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The definitive March Madness bracket based on the most delicious mascots

There will be plenty of brackets telling you about RPI or strength or schedule, but we're only concerned with the EPI of these teams. That's the coveted "Edibility Percentage Index," which distills these teams to one element -- their flavor and/or mouth-feel.

The 2016 field is a tough one. There are a lot of human-based teams that are confronting to even the most open and adventurous pallet. Experts said this was a year of parity, and that applies to the flavor profiles of these teams, too. Let's take a look at the bracket, and then we can break it down.



This is a really tough bracket with a few intangibles. This is a decidedly bird-dominant bracket, but they're mostly endangered or threatened animals. A lot of basketball fans will be mad at Wichita State going all the way, but for the purposes of EPI I'm assuming they're a man-made wheat. This bracketologist has no gluten allergies, so they make a deep run.

Photo via Andy Lyons, Getty Images

Matchup to watch: Colorado vs. South Dakota State

Both mascots are delicious if prepared properly, but often need the deft hand of a chef to make them shine. I've had buffalo -- it's good. In terms of South Dakota, I've eaten rabbit but never jackrabbit. This is a close one, folks.


This is where the delicious becomes the delectable. A murderers' row of flavors and smells. I know it's passe to pick a No. 1 seed, but nothing touches a well-prepared duck in this matchup -- no, not even you, Texas. Don't get me wrong, steak is amazing -- but don't even talk to me if you haven't had duck from a good restaurant before. There's only so much a chef can do with a steak. There are stratifications of duck that make it sublime.

Matchup to watch: Baylor Bears vs. UNC Wilmington Seahawks

I agonized over this one. I don't necessarily want to eat a bear, nor do I want to dine on a Seahawk. I imagine Seahawk tastes a lot like chicken, but with a weird overtone because the bird only eats fish. That doesn't really appeal to me. Bear is probably really tough and gamey, but I think it could be stewed.


The East is a pile of garbage from a food standpoint. There is very little appealing to eat in this bracket. First-round matchups like Providence vs. USC and West Virginia vs. Stephen F. Austin mean I'm a guaranteed cannibal. That's a hard pill to swallow.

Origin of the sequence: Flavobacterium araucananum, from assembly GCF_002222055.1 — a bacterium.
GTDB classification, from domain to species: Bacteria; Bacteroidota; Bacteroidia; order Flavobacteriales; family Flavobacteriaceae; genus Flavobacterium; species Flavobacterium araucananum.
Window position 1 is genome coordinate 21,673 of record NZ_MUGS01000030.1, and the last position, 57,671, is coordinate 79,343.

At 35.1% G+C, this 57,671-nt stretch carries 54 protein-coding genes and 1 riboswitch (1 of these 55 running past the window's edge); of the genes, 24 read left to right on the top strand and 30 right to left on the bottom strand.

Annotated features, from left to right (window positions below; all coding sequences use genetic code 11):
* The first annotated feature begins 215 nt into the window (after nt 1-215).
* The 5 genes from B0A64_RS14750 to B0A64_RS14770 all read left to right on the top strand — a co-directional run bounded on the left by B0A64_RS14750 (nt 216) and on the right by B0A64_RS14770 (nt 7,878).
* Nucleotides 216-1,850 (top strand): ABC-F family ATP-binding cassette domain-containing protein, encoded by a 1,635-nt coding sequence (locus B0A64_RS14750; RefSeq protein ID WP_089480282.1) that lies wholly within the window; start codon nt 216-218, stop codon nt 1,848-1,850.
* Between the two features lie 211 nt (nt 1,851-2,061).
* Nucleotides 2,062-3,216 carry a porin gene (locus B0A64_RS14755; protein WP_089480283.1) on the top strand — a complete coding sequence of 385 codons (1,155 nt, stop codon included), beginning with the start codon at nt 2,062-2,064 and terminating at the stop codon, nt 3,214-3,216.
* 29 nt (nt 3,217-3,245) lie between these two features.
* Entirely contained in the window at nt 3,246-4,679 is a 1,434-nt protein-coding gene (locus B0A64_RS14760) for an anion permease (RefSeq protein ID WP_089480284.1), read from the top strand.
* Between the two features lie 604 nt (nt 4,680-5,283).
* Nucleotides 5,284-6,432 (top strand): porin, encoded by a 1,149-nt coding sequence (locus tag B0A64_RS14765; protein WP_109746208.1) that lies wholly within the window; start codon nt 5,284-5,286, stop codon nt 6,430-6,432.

Photo via Ed Zurga, Getty Images

Fairleigh Dickinson runs the table by default in this bracket. I ate horse in Montreal, and it was surprisingly delicious. That's all I have to go on.

Matchup to watch: Kentucky Wildcats vs. Stony Brook Seawolves

Neither a Wildcat nor a Seawolf sounds like good eating. Both are probably tough as hell and full of sinew. Bad seeding forced these teams together, and no matter who wins, my mouth loses.


Several intriguing games here and a few more cannibal contests. With both Hampton AND Seton Hall in the mix, there was a chance to eat pirates -- but I'm not down with that. Two reasons:

1. Pirate diseases. They have scurvy, rickets, weird-ass things you see in textbooks. If I wanted a pirate disease, I'd eat at Chipotle.

2. Low fat-meat ratio. I think the marbling on a pirate would be bad, making it notoriously difficult to cook.

Syracuse is the clear choice out of the Midwest. A good orange is sublime and has so many uses.

Matchup to watch: Purdue vs. Little Rock

A cannibal contest was the hardest decision in the Midwest. One man works in a boiler room; the other is a Spartan. Lots of sweating. Lots of overworked muscles. I had to go with the boilermaker in the hopes that prolonged exposure to steam softened his sweet meat.

Final Four

Wheat vs. Duck and Horse vs. Orange. That's what this is all about.

I love wheat, but it needs to be turned into something. You give me some raw-ass wheat in a bowl, and that's not a meal. I need to do significant work to make that delicious, and baking has never been my strong suit. Duck, on the other hand, just needs a good hot pan and enough of a sear to render out the considerable amount of fat under the skin. I'm taking duck every time.

Horse was good once, but oranges are good every time I eat them. Edge: Orange.

National Championship, aka the "Duck a l'orange Showdown"

I wish I could have these two mascots as a meal, but there can only be one. Orange makes a strong case with its ability to fend off scurvy and provide much-needed vitamin C, but if you put me on a deserted island with just oranges, I'm pretty sure my muscles will atrophy and I die. Give me a flock of ducks, and I'll live like a king.

Congratulations to Oregon and their delicious duck for winning the national championship!

In case you don't know all the college mascots here's a bracket with their edibility.